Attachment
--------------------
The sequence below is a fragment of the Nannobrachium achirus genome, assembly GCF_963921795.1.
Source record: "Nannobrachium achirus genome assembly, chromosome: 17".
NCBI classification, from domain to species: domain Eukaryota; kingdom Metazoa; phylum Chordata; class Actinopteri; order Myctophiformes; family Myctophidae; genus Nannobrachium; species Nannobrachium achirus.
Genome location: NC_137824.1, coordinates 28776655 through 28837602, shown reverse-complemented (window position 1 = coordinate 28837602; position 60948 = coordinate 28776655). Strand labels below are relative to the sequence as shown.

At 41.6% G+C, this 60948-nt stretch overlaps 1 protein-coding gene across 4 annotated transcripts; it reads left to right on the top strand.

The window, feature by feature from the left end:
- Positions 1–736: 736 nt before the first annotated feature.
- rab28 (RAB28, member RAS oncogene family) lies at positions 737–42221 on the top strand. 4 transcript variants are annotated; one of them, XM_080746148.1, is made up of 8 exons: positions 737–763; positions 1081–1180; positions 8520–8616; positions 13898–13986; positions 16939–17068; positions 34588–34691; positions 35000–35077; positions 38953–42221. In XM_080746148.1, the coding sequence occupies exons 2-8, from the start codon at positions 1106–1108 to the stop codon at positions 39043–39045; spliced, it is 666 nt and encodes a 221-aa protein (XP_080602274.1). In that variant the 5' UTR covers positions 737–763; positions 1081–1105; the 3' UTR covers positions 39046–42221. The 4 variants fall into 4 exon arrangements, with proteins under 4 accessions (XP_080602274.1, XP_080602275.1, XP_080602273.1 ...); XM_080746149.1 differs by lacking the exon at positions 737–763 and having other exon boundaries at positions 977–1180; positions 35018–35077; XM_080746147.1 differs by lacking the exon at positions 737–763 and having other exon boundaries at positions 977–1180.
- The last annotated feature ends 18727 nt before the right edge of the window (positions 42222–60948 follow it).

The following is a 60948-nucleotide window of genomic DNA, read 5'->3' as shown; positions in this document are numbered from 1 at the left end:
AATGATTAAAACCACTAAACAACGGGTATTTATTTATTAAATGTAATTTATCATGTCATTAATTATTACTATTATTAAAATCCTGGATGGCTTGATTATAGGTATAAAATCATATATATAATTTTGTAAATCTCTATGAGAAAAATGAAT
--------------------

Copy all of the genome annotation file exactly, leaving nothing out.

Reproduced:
The sequence below is a fragment of the Nannobrachium achirus genome, assembly GCF_963921795.1.
Source record: "Nannobrachium achirus genome assembly, chromosome: 17".
NCBI classification, from domain to species: domain Eukaryota; kingdom Metazoa; phylum Chordata; class Actinopteri; order Myctophiformes; family Myctophidae; genus Nannobrachium; species Nannobrachium achirus.
Genome location: NC_137824.1, coordinates 28776655 through 28837602, shown reverse-complemented (window position 1 = coordinate 28837602; position 60948 = coordinate 28776655). Strand labels below are relative to the sequence as shown.

At 41.6% G+C, this 60948-nt stretch overlaps 1 protein-coding gene across 4 annotated transcripts; it reads left to right on the top strand.

The window, feature by feature from the left end:
- Positions 1–736: 736 nt before the first annotated feature.
- rab28 (RAB28, member RAS oncogene family) lies at positions 737–42221 on the top strand. 4 transcript variants are annotated; one of them, XM_080746148.1, is made up of 8 exons: positions 737–763; positions 1081–1180; positions 8520–8616; positions 13898–13986; positions 16939–17068; positions 34588–34691; positions 35000–35077; positions 38953–42221. In XM_080746148.1, the coding sequence occupies exons 2-8, from the start codon at positions 1106–1108 to the stop codon at positions 39043–39045; spliced, it is 666 nt and encodes a 221-aa protein (XP_080602274.1). In that variant the 5' UTR covers positions 737–763; positions 1081–1105; the 3' UTR covers positions 39046–42221. The 4 variants fall into 4 exon arrangements, with proteins under 4 accessions (XP_080602274.1, XP_080602275.1, XP_080602273.1 ...); XM_080746149.1 differs by lacking the exon at positions 737–763 and having other exon boundaries at positions 977–1180; positions 35018–35077; XM_080746147.1 differs by lacking the exon at positions 737–763 and having other exon boundaries at positions 977–1180.
- The last annotated feature ends 18727 nt before the right edge of the window (positions 42222–60948 follow it).

The following is a 60948-nucleotide window of genomic DNA, read 5'->3' as shown; positions in this document are numbered from 1 at the left end:
AATGATTAAAACCACTAAACAACGGGTATTTATTTATTAAATGTAATTTATCATGTCATTAATTATTACTATTATTAAAATCCTGGATGGCTTGATTATAGGTATAAAATCATATATATAATTTTGTAAATCTCTATGAGAAAAATGAAT